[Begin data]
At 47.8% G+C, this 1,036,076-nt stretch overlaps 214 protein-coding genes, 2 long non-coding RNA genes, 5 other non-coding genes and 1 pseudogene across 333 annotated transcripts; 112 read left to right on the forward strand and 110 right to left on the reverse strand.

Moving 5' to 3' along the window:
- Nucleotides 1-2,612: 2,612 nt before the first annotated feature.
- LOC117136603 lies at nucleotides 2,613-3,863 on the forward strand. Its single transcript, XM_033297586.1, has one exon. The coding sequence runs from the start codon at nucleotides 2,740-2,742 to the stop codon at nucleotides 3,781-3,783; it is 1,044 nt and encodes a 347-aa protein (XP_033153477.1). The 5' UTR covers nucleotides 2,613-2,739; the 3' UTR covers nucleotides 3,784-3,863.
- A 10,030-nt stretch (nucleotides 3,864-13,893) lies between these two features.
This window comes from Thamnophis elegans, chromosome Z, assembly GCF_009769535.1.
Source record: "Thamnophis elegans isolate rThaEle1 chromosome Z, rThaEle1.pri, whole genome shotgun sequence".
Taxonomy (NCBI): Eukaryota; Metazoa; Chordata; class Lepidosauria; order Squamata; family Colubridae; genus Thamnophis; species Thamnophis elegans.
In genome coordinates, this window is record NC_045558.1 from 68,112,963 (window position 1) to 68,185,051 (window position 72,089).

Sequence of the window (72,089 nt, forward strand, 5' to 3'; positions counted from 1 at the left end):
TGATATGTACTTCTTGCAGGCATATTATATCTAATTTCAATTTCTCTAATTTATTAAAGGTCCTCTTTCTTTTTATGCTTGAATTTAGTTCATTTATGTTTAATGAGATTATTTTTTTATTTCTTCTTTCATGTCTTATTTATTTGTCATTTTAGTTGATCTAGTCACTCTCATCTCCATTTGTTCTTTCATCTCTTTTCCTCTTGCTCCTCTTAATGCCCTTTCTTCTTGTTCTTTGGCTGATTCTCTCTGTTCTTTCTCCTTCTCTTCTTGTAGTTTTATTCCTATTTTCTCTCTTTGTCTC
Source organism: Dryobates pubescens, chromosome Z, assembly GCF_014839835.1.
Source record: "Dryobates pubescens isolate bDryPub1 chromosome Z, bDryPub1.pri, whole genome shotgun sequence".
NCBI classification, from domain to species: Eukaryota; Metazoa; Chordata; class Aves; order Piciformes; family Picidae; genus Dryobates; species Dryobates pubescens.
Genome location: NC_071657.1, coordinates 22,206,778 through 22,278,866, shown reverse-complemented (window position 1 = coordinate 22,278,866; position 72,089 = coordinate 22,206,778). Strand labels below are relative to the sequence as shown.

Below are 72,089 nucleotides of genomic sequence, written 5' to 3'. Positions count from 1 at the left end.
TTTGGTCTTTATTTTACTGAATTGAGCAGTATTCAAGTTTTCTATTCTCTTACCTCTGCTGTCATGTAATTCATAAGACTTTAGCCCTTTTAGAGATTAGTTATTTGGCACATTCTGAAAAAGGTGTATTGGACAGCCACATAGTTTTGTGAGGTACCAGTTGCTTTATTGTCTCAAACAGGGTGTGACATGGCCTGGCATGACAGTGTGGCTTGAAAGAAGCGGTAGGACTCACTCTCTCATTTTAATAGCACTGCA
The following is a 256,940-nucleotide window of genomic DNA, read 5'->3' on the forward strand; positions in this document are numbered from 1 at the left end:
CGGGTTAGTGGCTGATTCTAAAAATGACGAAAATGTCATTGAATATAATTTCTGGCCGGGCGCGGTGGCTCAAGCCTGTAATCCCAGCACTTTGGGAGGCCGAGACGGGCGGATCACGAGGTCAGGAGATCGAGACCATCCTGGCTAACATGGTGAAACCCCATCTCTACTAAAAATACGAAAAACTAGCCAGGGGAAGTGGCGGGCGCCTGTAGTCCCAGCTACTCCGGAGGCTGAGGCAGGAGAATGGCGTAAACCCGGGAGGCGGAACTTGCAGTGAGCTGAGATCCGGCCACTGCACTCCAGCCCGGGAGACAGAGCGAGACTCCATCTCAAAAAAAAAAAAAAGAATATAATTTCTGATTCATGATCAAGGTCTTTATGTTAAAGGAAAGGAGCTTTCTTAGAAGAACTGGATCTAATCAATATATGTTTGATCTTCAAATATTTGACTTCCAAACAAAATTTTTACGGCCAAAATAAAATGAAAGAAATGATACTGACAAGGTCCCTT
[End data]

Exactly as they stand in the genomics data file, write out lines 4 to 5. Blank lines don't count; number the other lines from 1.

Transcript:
- LOC117136603 lies at nucleotides 2,613-3,863 on the forward strand. Its single transcript, XM_033297586.1, has one exon. The coding sequence runs from the start codon at nucleotides 2,740-2,742 to the stop codon at nucleotides 3,781-3,783; it is 1,044 nt and encodes a 347-aa protein (XP_033153477.1). The 5' UTR covers nucleotides 2,613-2,739; the 3' UTR covers nucleotides 3,784-3,863.
- A 10,030-nt stretch (nucleotides 3,864-13,893) lies between these two features.